Imagine a flood without sandbags, berms, pumps or panic — one that did little or no damage to waterfront homes.
That’s the vision of University of Waterloo professor Elizabeth English, an architect who has pioneered research into the use of buoyant foundations and floating homes.
The foundations allow a home to rise straight up on guideposts when flood water moves in, float above trouble, and settle back into place when the water recedes.
“It’s exactly like putting a floating dock under your house,” explains English, an expert in amphibious architecture and the founder of the Buoyant Foundation Project , a non-profit dedicated to advancing the flood mitigation strategy in places such as Louisiana, Vietnam, Bangladesh, Nicaragua and Jamaica.
English is now working with the National Research Council (NRC) to test whether the strategy could work in Canadian flood zones.
The research is part of the NRC’s $42-million Climate Resilient Buildings and Core Public Infrastructure Initiative, a program designed to help communities and builders adapt to the challenges wrought by extreme weather events.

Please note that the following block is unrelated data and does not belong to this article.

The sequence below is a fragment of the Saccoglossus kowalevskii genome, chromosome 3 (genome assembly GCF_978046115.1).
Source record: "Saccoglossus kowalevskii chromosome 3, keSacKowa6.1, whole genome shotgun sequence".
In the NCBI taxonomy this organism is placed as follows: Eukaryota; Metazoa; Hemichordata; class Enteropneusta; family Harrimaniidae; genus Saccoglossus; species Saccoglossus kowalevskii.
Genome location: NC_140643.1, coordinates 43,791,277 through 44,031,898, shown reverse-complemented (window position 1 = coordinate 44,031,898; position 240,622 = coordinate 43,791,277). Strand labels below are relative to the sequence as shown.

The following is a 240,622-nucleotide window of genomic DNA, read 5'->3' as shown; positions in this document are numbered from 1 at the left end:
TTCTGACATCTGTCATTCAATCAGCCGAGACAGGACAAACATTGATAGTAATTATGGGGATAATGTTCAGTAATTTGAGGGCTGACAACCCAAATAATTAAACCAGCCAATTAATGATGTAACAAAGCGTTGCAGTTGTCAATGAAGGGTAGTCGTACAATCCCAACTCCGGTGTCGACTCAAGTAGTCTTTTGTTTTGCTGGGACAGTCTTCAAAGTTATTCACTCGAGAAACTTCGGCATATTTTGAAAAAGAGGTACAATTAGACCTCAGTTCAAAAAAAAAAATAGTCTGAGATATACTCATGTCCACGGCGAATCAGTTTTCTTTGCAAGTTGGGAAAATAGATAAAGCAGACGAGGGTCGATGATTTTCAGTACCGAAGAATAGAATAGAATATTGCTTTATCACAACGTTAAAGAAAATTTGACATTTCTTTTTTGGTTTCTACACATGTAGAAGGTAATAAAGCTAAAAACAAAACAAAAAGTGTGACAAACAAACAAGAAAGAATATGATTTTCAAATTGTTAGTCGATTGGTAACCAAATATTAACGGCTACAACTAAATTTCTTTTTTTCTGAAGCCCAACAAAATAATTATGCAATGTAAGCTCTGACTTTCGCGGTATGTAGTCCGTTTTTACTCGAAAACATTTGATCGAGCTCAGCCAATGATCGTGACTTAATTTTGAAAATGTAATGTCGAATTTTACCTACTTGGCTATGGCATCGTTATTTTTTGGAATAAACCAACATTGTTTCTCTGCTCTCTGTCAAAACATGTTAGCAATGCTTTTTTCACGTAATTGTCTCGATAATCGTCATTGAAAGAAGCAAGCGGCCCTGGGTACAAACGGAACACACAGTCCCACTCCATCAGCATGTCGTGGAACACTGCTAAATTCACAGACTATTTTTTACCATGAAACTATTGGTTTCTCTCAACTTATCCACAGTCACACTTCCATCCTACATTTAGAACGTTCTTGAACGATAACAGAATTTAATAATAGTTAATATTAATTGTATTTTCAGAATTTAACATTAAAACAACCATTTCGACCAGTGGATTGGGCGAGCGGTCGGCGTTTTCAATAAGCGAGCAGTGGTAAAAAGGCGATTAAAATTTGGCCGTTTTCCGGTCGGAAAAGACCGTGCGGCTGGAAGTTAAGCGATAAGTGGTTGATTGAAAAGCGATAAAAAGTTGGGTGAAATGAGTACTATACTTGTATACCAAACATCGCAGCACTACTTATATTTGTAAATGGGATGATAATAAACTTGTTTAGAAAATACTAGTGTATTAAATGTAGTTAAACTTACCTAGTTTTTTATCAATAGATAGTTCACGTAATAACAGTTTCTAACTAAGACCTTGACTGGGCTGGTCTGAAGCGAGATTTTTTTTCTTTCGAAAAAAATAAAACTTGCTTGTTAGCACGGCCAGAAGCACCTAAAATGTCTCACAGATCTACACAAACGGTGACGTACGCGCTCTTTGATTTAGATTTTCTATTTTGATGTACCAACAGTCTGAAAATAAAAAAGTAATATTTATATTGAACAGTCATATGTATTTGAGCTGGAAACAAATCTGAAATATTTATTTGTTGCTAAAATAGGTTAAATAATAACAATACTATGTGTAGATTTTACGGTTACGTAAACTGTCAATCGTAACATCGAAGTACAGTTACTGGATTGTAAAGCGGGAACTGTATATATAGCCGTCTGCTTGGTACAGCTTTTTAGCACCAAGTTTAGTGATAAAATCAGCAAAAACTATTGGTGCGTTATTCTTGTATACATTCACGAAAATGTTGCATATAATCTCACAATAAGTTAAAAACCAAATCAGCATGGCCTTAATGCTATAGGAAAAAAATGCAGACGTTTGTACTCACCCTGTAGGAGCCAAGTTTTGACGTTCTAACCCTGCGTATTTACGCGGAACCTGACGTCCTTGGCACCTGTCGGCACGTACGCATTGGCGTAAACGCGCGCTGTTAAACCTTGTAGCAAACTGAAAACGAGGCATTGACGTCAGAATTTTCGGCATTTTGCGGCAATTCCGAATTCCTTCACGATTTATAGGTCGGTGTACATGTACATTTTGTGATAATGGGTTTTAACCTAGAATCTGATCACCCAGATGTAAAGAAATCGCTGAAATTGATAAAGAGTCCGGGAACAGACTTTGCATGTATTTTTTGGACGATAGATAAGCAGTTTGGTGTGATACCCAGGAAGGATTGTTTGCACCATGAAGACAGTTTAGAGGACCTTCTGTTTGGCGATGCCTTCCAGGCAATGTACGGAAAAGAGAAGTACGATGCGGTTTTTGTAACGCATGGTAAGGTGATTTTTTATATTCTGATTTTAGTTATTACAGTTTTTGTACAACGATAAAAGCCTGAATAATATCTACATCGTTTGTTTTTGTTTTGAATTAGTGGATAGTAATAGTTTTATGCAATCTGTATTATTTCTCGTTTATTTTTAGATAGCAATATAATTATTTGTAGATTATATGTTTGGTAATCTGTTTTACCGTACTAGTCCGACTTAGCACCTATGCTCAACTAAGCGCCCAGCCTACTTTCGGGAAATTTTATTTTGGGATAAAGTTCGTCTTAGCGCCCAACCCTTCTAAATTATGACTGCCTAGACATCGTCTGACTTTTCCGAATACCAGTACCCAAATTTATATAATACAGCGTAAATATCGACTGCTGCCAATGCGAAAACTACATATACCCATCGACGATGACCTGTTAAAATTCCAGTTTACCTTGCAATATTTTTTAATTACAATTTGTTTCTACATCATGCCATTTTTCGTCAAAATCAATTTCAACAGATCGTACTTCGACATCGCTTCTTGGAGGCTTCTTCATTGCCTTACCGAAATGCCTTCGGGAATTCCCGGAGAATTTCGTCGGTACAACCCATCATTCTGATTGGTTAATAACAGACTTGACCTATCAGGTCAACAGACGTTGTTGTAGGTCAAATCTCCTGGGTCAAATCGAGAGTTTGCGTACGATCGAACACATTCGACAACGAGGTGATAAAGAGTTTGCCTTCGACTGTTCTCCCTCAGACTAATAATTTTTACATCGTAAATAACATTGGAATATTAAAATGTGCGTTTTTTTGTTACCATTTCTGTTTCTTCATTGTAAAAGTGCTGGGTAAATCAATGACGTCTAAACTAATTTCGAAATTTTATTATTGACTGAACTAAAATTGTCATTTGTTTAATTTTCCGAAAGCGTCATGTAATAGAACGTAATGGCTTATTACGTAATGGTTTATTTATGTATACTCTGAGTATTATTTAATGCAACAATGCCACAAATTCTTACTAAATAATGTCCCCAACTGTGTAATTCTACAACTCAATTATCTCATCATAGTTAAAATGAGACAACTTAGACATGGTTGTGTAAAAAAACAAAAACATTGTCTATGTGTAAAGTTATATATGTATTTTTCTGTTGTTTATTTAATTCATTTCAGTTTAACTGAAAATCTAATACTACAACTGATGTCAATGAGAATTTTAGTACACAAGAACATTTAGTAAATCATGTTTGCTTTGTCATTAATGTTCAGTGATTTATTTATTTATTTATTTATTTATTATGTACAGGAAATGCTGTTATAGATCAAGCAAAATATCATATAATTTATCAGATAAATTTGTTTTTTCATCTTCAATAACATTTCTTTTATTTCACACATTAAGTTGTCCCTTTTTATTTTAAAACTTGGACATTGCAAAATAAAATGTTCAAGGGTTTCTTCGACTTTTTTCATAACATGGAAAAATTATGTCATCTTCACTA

With a four-year, $500,000 NRC grant, English is developing two prototypes for use in Canada — one a cottage retrofit and the other a new home build.
The prototypes are being designed for First Nations communities that experience frequent spring flooding. The principal challenge, English says, is finding materials that will survive Canada’s extreme freeze-thaw cycle, and identifying places where the strategy can succeed.
“This is not an appropriate solution for every situation,” she notes. “It’s not a one-size-fits all kind of thing.”
Buoyant foundations can only be used on homes without basements, and they’ve not yet been engineered to withstand the destructive force of fast-flowing rivers, ice floes or big waves. But advances are being made, English says, and existing models could be used in protected bays along the Ottawa River.
“It’s just so simple. That’s why I like it,” English says. “It works with nature; it’s not challenging nature. It’s not saying we have to stop the flood or move the water.